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 IJMPCERO  Vol.7 No.3 , August 2018
Measurement of Electron Return Effect and Skin Dose Reduction by a Bolus in an Anthropomorphic Physical Phantom under a Magnetic Resonance Guided Linear Accelerator (MR-LINAC) System
Abstract: Background: Magnetic resonance image-guided radiation therapy (MR-IGRT) promises more precise and effective radiation treatments compared to conventional IGRT by using real-time on-board MR imaging. Under the influence of a magnetic field, however, secondary electrons exiting a surface can be forced in a circular path and re-enter the medium, resulting in dose increase at a beam-exit surface, called the electron return effect (ERE). The purpose of the study is to compare the exit skin dose computed by Monte Carlo dose calculation with measurements using an adult anthropomorphic phantom and to measure the effect of skin dose reduction by adding 1 cm-thick bolus. Method: The plan was compared with measurements using an adult anthropomorphic phantom combined with radiochromic films and thermoluminescent dosimeters. We also measured the skin dose reduction by adding 1 cm-thick bolus on the frontal surface of the phantom. Results: We found that 1 cm-thick bolus reduced the skin dose by up to 20% both in measurements and calculations. The plan was found to overestimate the measured skin dose by about 10% and there was no significant difference in the bolus effect between the breast skin and the skin (without breast attachment) doses. Conclusion: In conclusion, we confirmed the ERE effect on the anthropomorphic phantom under the magnetic field and the exit skin dose reduction by adding a bolus. Skin dose measurements using anthropomorphic phantom may be helpful to evaluate more realistic skin dose and the bolus effect in the magnetic field.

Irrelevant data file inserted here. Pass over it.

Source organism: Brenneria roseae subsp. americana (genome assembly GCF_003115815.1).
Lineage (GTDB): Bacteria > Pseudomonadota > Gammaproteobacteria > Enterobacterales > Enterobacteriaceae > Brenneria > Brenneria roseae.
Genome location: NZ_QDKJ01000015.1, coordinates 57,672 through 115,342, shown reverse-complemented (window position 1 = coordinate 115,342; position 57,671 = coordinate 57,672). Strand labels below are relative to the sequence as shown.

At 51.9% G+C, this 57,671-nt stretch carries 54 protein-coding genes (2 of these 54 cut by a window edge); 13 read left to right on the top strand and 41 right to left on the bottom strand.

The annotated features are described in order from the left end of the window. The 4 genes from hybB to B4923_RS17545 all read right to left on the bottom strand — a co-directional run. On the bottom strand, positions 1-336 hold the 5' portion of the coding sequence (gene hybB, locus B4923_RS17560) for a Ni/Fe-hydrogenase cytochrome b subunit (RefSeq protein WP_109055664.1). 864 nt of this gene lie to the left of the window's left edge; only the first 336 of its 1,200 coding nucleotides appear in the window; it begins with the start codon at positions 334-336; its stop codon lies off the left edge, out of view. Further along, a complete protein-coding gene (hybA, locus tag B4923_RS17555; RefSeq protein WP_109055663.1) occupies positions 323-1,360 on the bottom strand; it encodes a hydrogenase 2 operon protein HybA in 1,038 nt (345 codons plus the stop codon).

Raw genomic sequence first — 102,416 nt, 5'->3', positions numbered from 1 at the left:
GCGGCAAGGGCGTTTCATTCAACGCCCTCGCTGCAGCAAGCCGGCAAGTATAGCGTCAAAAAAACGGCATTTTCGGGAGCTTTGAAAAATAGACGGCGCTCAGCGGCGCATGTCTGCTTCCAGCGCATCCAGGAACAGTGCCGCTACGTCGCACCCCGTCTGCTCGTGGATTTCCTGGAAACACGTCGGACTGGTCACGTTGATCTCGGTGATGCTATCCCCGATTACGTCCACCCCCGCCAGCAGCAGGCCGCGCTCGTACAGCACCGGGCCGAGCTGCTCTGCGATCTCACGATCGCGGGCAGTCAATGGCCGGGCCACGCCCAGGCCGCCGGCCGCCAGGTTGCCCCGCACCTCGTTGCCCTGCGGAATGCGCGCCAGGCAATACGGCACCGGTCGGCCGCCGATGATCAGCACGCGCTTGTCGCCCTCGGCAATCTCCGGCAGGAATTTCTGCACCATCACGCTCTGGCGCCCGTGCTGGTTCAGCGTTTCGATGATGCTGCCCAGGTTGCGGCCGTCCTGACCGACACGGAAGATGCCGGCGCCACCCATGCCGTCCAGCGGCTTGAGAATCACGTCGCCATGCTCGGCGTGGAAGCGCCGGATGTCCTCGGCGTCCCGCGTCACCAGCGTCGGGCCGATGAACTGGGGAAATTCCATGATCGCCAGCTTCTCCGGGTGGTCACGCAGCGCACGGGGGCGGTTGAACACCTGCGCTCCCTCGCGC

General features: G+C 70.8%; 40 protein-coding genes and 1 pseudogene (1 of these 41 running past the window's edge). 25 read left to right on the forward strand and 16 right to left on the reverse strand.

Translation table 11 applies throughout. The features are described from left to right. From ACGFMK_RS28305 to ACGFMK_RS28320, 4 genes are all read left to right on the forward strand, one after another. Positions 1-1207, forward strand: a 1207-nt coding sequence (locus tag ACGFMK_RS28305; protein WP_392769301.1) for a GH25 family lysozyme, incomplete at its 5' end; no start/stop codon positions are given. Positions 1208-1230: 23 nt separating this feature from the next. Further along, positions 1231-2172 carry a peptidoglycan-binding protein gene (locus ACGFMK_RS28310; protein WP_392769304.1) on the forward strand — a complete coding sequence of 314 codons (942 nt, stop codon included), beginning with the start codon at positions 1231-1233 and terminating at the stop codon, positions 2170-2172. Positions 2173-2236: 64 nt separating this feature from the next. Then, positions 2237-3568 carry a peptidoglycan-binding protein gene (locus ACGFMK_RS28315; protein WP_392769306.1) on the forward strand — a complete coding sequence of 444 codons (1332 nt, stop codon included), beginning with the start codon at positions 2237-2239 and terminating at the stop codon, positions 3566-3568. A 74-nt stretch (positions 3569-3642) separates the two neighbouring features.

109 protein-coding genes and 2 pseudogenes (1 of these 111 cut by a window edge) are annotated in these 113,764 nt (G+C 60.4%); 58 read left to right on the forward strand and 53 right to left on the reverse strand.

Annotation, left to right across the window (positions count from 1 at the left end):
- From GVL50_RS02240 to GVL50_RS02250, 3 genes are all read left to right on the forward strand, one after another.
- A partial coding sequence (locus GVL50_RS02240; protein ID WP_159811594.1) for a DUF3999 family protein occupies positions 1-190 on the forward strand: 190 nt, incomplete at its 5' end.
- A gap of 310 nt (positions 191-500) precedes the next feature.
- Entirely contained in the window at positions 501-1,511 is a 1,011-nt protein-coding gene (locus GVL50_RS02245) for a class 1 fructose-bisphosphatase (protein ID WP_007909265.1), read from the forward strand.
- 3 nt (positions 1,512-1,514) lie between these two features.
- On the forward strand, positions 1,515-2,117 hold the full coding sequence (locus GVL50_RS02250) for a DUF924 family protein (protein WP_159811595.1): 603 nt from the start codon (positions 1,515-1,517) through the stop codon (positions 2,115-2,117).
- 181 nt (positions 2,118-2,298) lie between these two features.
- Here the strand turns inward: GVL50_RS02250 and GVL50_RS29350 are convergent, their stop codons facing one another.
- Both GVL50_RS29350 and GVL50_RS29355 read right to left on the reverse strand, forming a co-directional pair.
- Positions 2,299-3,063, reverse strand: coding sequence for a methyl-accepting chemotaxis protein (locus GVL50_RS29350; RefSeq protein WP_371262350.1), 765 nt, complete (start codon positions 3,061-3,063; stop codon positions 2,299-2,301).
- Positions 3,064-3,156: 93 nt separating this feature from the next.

Cite this paper: Han, E. , Wen, Z. , Lee, H. , Paulino, A. and Lee, C. (2018) Measurement of Electron Return Effect and Skin Dose Reduction by a Bolus in an Anthropomorphic Physical Phantom under a Magnetic Resonance Guided Linear Accelerator (MR-LINAC) System. International Journal of Medical Physics, Clinical Engineering and Radiation Oncology, 7, 339-346. doi: 10.4236/ijmpcero.2018.73028.
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